Saturday, April 21, 2012
Today was a beautiful spring day. The air was warm, the sun was shining, people were happy. And I needed some colour in the house.
While shopping at the supermarket, I was drawn to a pot of orange/yellow tulips. The intense colour ensured they went home with me and I could see possibilities of photos with the sun at the right angle really lighting up those colours.
I posted one of the photos on my timeline on Facebook and Rose Welty mentioned that it would make a good painting subject. I suggested she'd be a lot better at it than me, as anyone who knows me knows I hate painting flowers. But the gauntlet was thrown down as she said she would do it if I would. I took it a step further and said I'd put it on my blog as a little spring challenge for anyone who wanted to play around with the image.
So here are the guidelines:
Click on the image to view it full size and save to your computer.
Paint, draw, etch, whatever with the image and provide a link to your finished piece on this post.
There is no timeline, simply enjoy and share the process.
Please use the image for this challenge only.
Wednesday, April 18, 2012
The previous painting of the pea green boat niggled me a little and Sue Pownall, from Art of a Nomad, put her finger on it in a comment that the end piece didn't read well and she was right. Its always good to have other eyes skim over work as the artist often can't see what's right in front of them.
So I removed the motor and then changed the colour to a yellower green that fit the description better for the pea green boat. So here it is again. I'm hoping it won't morph again, but you never know! I've put it on Daily Paintworks and hopefully it will find a good home before I have another change of heart.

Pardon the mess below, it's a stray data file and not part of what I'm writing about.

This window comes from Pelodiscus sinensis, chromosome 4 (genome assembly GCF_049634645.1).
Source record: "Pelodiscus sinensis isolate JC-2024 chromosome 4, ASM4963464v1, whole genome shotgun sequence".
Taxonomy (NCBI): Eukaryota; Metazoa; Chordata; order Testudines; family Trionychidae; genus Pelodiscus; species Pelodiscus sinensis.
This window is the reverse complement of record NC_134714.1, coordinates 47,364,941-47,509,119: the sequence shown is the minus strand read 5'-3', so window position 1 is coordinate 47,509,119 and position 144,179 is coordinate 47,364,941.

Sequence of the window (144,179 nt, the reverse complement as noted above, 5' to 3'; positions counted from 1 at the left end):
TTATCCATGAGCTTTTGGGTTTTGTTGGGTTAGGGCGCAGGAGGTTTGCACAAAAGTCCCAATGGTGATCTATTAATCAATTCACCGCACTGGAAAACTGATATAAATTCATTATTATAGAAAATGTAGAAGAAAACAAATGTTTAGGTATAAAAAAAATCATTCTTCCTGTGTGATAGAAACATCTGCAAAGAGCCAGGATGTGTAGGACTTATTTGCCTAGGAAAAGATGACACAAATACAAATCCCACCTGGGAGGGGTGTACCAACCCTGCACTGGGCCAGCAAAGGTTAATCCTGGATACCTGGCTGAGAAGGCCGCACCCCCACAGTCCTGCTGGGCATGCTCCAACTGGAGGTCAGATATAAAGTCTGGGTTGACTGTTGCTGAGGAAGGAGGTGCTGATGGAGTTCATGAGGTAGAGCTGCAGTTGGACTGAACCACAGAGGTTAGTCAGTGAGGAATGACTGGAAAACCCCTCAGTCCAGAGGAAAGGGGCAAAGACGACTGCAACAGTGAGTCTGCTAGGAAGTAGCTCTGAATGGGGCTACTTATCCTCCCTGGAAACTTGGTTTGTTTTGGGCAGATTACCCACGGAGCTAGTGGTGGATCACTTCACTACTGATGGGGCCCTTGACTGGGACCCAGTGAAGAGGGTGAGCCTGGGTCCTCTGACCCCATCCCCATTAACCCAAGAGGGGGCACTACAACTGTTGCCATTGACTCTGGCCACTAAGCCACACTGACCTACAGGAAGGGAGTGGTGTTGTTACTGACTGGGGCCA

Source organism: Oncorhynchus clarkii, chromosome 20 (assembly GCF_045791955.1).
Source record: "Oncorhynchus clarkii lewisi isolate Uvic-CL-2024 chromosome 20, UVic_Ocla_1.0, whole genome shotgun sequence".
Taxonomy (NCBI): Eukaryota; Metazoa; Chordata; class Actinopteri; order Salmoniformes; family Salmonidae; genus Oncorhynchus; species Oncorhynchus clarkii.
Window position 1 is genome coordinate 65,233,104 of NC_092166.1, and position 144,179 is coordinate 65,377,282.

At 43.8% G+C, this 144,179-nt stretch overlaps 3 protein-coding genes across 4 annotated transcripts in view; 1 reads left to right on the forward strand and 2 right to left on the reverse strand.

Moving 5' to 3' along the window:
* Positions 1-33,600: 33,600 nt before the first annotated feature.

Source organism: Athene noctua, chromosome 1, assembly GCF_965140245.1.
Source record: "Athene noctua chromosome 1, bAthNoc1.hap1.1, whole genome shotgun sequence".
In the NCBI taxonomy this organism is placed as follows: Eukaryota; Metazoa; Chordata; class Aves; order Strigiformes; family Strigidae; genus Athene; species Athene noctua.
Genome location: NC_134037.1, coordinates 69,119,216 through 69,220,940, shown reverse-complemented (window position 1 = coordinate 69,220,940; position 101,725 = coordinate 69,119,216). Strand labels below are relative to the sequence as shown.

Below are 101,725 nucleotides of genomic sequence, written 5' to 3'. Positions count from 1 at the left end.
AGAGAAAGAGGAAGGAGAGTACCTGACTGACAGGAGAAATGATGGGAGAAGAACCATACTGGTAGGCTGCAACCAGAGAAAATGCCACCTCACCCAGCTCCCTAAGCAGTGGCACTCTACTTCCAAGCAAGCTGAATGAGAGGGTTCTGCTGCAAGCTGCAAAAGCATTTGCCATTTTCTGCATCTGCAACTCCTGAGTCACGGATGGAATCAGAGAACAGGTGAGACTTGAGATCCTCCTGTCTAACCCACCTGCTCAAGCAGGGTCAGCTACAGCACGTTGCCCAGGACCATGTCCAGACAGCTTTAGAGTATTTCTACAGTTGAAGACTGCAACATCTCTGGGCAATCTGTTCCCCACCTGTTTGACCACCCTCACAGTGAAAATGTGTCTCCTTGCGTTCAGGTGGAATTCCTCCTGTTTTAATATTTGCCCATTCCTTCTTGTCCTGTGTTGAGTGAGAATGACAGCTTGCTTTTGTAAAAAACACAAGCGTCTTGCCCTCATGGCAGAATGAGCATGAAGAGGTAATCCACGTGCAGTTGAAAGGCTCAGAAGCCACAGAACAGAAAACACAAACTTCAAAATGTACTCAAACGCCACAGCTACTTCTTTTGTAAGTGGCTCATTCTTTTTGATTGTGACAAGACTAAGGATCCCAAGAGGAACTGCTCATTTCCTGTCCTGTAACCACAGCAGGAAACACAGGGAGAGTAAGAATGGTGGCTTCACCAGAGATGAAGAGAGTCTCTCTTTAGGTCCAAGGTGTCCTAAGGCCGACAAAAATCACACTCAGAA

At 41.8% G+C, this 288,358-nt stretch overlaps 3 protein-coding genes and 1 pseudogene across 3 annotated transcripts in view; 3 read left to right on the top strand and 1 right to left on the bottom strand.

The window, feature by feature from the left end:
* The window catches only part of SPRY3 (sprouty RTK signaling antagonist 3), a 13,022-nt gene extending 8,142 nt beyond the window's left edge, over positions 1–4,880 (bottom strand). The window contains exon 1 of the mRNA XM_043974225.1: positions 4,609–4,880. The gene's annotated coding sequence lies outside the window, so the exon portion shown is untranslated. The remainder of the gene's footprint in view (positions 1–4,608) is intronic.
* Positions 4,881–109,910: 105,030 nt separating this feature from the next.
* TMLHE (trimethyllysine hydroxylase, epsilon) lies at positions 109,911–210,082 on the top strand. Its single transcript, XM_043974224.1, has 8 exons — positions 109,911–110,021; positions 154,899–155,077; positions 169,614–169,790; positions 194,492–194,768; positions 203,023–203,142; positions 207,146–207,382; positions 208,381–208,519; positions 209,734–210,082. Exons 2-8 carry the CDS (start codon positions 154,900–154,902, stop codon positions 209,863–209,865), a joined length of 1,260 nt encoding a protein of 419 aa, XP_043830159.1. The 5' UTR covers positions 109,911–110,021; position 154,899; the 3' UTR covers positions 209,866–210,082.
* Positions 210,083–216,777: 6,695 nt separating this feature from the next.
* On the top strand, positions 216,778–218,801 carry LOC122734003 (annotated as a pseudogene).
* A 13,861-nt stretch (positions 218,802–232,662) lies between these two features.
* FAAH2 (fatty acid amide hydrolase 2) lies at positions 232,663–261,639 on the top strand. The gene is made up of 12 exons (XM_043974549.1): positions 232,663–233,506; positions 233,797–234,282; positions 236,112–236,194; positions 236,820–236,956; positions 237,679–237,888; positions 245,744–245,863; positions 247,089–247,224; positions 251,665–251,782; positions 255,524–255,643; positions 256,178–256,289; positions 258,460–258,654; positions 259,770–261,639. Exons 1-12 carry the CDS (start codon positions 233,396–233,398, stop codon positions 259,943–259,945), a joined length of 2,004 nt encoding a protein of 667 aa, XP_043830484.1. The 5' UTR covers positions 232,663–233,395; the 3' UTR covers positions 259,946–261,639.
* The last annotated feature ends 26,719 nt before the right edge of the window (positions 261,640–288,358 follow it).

Tuesday, April 17, 2012
This piece is pushing towards the completion of a demo that I started at the workshop I delivered on Saturday on painting water. Weather had postponed the previous workshop this one was placed in a different venue that wasn't the best place in terms of acoustics, equipment and layout. However, you work with what you have.
The original demo piece was painted a month or so ago. This piece is in a lower key and is a smaller version, measuring 8" x 10" in acrylic.
I painted the beginning shapes and blocked in colour, trying to create some values to give the piece form while I had time. I never seem to have enough time to really develop a piece at a workshop demo, perhaps because I was created a more detailed painting, so I lay the traditional path on canvas, then encouraged participants to create their own pieces based on that direction. I continue to circulate to provide feedback and assistance and take more time at various points to develop my demo piece more.
I know participants at workshops like to get down to the business of painting, and theory exercises becomes a bit tedious for them, no matter how valuable. Finding the balance between providing technical knowledge and putting that into practice on a piece can be a challenge sometimes and may have to do with the level of experience of individuals and where they want to go with their art.
Sunday, April 15, 2012
One of my favourite childhood poems was The Owl and the Pussycat by Edward Lear, written in 1871. Full of nonsense that makes perfect sense to every child, its appeal lingers on. You can listen to it, if you care to, in the animated clip below.
This little pea green boat looks to be just the ticket for fowl and feline to set sail in. 5" x 7" in oils on canvas panel